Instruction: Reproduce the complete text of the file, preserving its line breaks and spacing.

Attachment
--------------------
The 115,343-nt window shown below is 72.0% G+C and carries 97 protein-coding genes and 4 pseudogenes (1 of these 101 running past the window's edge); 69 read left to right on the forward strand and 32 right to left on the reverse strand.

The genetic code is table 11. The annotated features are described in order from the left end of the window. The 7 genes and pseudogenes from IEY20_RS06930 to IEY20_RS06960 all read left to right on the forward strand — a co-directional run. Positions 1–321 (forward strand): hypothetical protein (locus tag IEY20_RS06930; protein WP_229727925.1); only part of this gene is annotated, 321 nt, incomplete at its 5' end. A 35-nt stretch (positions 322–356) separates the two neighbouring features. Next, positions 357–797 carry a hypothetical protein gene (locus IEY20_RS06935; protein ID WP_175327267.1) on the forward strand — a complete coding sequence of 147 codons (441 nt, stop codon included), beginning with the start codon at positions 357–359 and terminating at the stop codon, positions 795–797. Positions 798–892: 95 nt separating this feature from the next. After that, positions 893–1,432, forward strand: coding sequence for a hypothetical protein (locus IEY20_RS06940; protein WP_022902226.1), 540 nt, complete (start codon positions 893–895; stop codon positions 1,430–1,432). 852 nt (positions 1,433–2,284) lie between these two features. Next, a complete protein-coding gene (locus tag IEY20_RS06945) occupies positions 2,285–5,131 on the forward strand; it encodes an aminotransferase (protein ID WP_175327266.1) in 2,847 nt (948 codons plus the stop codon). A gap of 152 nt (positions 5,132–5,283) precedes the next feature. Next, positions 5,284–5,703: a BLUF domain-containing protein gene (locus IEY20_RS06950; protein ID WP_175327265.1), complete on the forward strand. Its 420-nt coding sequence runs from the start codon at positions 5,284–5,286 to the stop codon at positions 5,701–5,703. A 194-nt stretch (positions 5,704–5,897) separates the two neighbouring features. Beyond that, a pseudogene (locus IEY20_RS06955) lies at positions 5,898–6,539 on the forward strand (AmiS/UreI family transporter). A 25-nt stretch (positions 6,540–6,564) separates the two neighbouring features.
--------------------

The 115,343-nt window shown below is 72.0% G+C and carries 97 protein-coding genes and 4 pseudogenes (1 of these 101 running past the window's edge); 69 read left to right on the forward strand and 32 right to left on the reverse strand.

The genetic code is table 11. The annotated features are described in order from the left end of the window. The 7 genes and pseudogenes from IEY20_RS06930 to IEY20_RS06960 all read left to right on the forward strand — a co-directional run. Positions 1–321 (forward strand): hypothetical protein (locus tag IEY20_RS06930; protein WP_229727925.1); only part of this gene is annotated, 321 nt, incomplete at its 5' end. A 35-nt stretch (positions 322–356) separates the two neighbouring features. Next, positions 357–797 carry a hypothetical protein gene (locus IEY20_RS06935; protein ID WP_175327267.1) on the forward strand — a complete coding sequence of 147 codons (441 nt, stop codon included), beginning with the start codon at positions 357–359 and terminating at the stop codon, positions 795–797. Positions 798–892: 95 nt separating this feature from the next. After that, positions 893–1,432, forward strand: coding sequence for a hypothetical protein (locus IEY20_RS06940; protein WP_022902226.1), 540 nt, complete (start codon positions 893–895; stop codon positions 1,430–1,432). 852 nt (positions 1,433–2,284) lie between these two features. Next, a complete protein-coding gene (locus tag IEY20_RS06945) occupies positions 2,285–5,131 on the forward strand; it encodes an aminotransferase (protein ID WP_175327266.1) in 2,847 nt (948 codons plus the stop codon). A gap of 152 nt (positions 5,132–5,283) precedes the next feature. Next, positions 5,284–5,703: a BLUF domain-containing protein gene (locus IEY20_RS06950; protein ID WP_175327265.1), complete on the forward strand. Its 420-nt coding sequence runs from the start codon at positions 5,284–5,286 to the stop codon at positions 5,701–5,703. A 194-nt stretch (positions 5,704–5,897) separates the two neighbouring features. Beyond that, a pseudogene (locus IEY20_RS06955) lies at positions 5,898–6,539 on the forward strand (AmiS/UreI family transporter). A 25-nt stretch (positions 6,540–6,564) separates the two neighbouring features.